Exploration in the petroleum industry is an expensive, risky, and increasingly difficult, but necessary, operation. Therefore, to reduce both the costs and risks associated with exploration, a robust and efficient petroleum potential model is expected to lead to high-accuracy results. Both success and prediction accuracies of OFE lie in the range of 80–90%, indicating an excellent model performance [78,79]. In addition, overlaying the vector layer of the discovered oil pools on the reclassified map (Figure 10) showed 78.75% of the area of the pools has been located in the class “H.” Comparing the results of the FE and OFE approaches indicated that the optimization of the weights by the ABC algorithm has improved accuracy by approximately 15%, namely, a relatively higher success rate and lower risk in petroleum exploration.

Figure 10
Figure 10

Vector layer of the discovered petroleum pools overlaid on the map obtained from the OFE approach. Blue circled numbers on the map refer to pool numbers given in Table 3.

Citation: Open Geosciences 12, 1; 10.1515/geo-2020-0159

It is difficult to compare the results of the current study to those carried out previously since geological conditions, type and number of criteria, number of potential classes, the area ratio of the potential classes, and techniques of validation vary greatly in the literature. Nevertheless, considering the five-class petroleum potential, the OFE approach with the success and prediction rates of 85.1% and 81.4%, respectively, outperforms the spatial models used in previous similar studies that have been cited here.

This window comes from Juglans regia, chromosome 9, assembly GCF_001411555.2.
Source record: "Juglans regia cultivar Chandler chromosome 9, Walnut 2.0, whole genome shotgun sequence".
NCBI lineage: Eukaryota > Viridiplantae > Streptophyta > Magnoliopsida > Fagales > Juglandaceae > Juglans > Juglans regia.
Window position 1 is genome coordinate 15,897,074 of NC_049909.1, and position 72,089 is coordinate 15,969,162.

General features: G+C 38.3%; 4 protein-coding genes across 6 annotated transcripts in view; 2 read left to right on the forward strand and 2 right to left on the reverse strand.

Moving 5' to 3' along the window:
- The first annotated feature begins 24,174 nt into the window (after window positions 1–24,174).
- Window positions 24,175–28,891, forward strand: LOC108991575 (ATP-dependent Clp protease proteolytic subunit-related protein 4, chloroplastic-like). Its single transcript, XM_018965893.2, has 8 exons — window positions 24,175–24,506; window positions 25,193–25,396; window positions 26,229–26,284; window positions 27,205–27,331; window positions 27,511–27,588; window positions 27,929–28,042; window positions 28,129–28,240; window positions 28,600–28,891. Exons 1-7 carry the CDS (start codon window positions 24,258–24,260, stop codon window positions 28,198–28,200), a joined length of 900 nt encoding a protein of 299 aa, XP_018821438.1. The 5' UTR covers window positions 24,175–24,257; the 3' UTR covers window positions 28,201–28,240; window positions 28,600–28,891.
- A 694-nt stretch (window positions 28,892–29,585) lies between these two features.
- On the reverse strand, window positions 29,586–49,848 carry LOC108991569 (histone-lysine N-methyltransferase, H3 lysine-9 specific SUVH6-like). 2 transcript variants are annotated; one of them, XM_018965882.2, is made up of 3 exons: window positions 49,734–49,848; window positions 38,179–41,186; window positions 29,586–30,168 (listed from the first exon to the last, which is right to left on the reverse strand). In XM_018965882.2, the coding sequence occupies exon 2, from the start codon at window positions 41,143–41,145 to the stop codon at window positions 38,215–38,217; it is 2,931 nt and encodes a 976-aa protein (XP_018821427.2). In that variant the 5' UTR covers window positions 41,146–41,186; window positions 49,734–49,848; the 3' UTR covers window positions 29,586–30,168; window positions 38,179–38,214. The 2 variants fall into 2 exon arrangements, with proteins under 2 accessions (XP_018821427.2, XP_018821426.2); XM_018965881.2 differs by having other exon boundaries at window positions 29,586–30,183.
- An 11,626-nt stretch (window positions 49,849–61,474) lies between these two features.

Another point to be taken into account is the ratio of the class “H” area to the total area under study, which has an inverse relationship with the screening ability of the petroleum potential model. A smaller ratio is indicative of a smaller area, which needs to be investigated in more detail to find the undiscovered petroleum accumulations. Generally, the lower the area, the lower the cost of exploration. As shown in Table 2, the ratio value for the class “H” of the OFE approach is about 0.01, which is significantly lower compared to those obtained in earlier studies.

The resultant map in Figure 10 clearly shows that the central part of the Canadian side of the Williston Basin has the highest petroleum potential. As summarized in Table 3, the entire area of nine discovered pools including the Bromhead, South Midale, Midale, West Midale, Froude, Mansur, Hartaven, Tyvan, and Minton are located in the class “H.” The Montmartre has the moderate petroleum potential. The South Hardy and Bemersyde lie in the class “L,” and the Chapleau Lake is mostly located in no-potential class. The box plots of the key criteria for the discovered pools (Figure 11) clearly show that the Montmartre, Bemersyde, and Chapleau Lake are likely to have different trapping mechanisms and the South Hardy probably has a source rock other than the kukersites of the Upper Yeoman.

Table 3

Attributes of petroleum pools used in the verification process

No. (circled numbers in Figure 10)Pool nameArea (km2)Inorm rangeInorm meanClass
1Minton16.2540.833–0.9610.878H (100%)
2South Hardy4.5470.502–0.5880.569L (100%)
3Bromhead2.6010.898–0.9510.927H (100%)
4South Midale6.4760.891–0.9790.956H (100%)
5Midale10.2860.937–0.9810.961H (100%)
6West Midale3.2430.885–0.9080.900H (100%)
7Froude3.2440.873–0.9110.899H (100%)
8Mansur7.1360.890–0.9680.922H (100%)
9Hartaven4.5130.907–0.9210.913H (100%)
10Bemersyde3.8790.518–0.5590.544L (100%)
11Montmartre5.1900.753–0.7790.766M (100%)
12Chapleau Lake8.3830.027–0.7560.051N (97.5%) and M (2.5%)
13Tyvan19.4560.871–0.9650.916H (100%)
Figure 11
Figure 11

Box plots of the key criteria for the discovered pools of the Red River petroleum system: TOC (a), Tmax (b), HI (c), thickness of the source rock (d), thickness of the reservoir rock (e), thickness of the cap rock (f), RI (g), and curvature (h).

Citation: Open Geosciences 12, 1; 10.1515/geo-2020-0159

5 Conclusions